It’s safe to say that the past two years have been undoubtedly the most stressful for students who have to adjust to studying from home without prior experience. While some students were able to adapt to online learning quickly, students from low-income families struggled severely, especially when it came down to being able to provide their children with access to online education. Many had to risk their lives and come up with out-of-the-box solutions just to ensure their children could learn.
Malaysian students in low-income families are suffering from learning loss and inequality
But just how badly were these low-income families affected?
Findings from a UNICEF report from October 2020 show that the education system and educators were not prepared and properly guided for conducting online classes.1 in 5 parents of low-income families in Kuala Lumpur said that their child lost interest in school after the MCO. On top of that, 50 – 60% of B40 households faced difficulties in paying tuition fees. As many of us know, a stable internet connection is essential to be able to attend online classes. However, in low-income families, access to these devices remains a major obstacle, with 37% of all students not having personal devices and being unable to access regular and supplementary online classes and material.
Learning loss will continue to accumulate for the years to come
What’s worrying is that it’s not just Malaysians who are experiencing this. Globally, there’s a loss of 0.9 years of schooling adjusted for quality after seven months of school closures due to Covid-19, according to a report by the World Bank. The full extent of learning loss repercussions due to Covid-19 is not yet known.
What can I do to help?
While these statistics may seem worrying at best, we can all play a part in preventing learning loss from further affecting students from low-income families by supporting organisations like Dignity for Children and Rakan Tutor. WORLD OF BUZZ reached out to these organisations to find out more about how they pave the way for underprivileged children to receive the education that they need to break the cycle that keeps them in poverty.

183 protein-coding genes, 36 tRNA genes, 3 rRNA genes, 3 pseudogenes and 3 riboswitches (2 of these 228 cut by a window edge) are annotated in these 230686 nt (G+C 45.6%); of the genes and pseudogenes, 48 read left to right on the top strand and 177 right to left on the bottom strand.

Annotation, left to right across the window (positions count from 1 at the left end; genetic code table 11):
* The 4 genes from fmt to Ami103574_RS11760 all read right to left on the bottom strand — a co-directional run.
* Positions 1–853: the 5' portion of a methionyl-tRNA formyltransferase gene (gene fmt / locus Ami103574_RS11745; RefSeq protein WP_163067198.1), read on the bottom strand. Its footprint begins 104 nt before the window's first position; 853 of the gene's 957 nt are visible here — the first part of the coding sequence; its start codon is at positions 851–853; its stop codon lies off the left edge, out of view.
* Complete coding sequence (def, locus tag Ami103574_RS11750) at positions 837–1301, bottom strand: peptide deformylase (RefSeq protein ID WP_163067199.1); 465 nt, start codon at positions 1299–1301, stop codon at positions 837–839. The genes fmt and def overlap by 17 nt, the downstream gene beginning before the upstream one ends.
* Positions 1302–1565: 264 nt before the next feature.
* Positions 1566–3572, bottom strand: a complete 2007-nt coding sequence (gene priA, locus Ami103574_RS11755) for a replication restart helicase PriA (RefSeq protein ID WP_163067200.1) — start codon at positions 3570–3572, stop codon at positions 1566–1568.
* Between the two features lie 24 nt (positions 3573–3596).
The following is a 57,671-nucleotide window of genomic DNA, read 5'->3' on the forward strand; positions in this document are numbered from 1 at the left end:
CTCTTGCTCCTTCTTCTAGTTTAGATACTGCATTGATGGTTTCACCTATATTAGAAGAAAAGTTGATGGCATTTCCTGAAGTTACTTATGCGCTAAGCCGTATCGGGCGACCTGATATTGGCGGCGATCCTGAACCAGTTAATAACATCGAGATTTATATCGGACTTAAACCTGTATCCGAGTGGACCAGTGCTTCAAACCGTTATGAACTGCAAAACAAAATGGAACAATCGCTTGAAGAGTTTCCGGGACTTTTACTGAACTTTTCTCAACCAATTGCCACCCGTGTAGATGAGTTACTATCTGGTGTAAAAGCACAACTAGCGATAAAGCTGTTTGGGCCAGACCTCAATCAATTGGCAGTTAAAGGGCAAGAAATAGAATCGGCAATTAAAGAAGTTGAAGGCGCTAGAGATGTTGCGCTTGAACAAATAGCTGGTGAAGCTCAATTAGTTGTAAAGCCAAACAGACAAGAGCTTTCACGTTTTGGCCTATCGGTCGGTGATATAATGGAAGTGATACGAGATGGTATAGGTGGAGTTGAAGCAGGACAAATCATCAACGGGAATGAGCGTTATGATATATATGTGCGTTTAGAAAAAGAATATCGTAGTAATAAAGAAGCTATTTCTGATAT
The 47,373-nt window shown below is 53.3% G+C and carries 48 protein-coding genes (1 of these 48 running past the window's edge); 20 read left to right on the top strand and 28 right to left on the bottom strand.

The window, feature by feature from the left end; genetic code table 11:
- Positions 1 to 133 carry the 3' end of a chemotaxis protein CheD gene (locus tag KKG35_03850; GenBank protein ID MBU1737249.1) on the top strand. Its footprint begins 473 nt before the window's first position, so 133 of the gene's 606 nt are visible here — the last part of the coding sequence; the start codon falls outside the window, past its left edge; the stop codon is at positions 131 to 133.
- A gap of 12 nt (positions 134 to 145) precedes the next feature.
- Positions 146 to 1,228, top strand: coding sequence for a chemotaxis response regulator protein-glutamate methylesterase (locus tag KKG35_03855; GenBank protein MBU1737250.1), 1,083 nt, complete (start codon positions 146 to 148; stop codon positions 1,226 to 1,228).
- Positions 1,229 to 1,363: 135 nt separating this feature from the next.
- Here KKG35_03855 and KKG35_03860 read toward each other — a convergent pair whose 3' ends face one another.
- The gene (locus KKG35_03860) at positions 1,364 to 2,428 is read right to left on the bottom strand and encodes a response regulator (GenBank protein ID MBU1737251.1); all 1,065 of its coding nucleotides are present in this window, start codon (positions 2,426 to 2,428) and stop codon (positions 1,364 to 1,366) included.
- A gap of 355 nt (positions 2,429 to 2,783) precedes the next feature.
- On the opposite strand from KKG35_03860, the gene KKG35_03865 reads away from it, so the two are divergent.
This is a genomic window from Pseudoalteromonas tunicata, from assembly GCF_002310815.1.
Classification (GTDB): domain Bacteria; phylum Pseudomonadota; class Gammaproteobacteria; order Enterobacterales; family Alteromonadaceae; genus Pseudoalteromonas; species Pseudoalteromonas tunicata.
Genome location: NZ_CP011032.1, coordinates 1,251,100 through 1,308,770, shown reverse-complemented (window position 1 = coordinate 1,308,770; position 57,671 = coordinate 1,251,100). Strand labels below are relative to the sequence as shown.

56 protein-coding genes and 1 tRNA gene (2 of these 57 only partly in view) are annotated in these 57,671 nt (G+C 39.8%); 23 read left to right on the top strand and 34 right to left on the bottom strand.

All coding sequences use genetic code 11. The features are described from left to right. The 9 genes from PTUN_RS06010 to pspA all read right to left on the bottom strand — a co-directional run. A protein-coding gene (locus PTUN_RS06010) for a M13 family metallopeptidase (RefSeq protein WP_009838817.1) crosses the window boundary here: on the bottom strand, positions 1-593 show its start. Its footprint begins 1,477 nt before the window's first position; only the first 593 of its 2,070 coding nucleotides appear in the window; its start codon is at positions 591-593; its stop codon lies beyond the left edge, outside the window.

Dignity for Children
Dignity for Children is an NGO that seeks to provide holistic care and education for urban poor children in Kuala Lumpur. They currently serve over 1,700 children aged between 1-18 years old. Aside from running education programmes for children ranging from toddlers, all the way up to Secondary school, they also give these children access to real-life training via their transformational enterprises so that they can develop life skills, employability skills and character.
Cut X Dignity and Sew X Dignity are some of the transformational enterprises offered by Dignity For Children.
“We want to encourage learning beyond classrooms, and to equip them with skills so that they can use the skills and earn an income for themselves and support their families – eventually breaking out of the cycle of poverty.”
The organisation doesn’t just make efforts to educate underprivileged children, they are also active in community outreach. “We work closely with learning centres and community leaders to provide food aid and educational workshops.” Once a year, they hold grassroots teachers training that is open to teachers from South East Asia and East Malaysia to learn Montessori education for the poor and marginalised.
If you are passionate about making a difference in the life of an underprivileged child, you can consider donating to Dignity’s Empower-A-Child programme, where you can opt to either fully sponsor or partially sponsor a child’s education. “All donations are channelled back to the organisation to support the children and youth’s education programmes-including daily meals, welfare support, transportation and more.”
Rakan Tutor is a registered non-profit organization that offers free one-to-one tutoring.
“We aim to empower the underserved students with the skills and confidence to perform better academically and gain the motivation to achieve their fullest potential.”
In their pilot programme for SPM Mathematics, they received a total of 749 tutor volunteer applications and in just four weeks’ time, they managed to recruit and pair 250 tutors with the students. As of now, this is the distribution of the pairings within the nation.
As the NGO is helping those who are underprivileged, they are running a fundraising campaign of RM30k to purchase data packages for students and cover programme costs such as learning materials and criminal background checks on tutors. You can learn more about how to help the organisation by checking them out on their website and their social media platforms.
If you’re in a financial position that allows you to contribute to these causes, please consider doing so! Every child deserves equal access to education, regardless of their wealth or social status.
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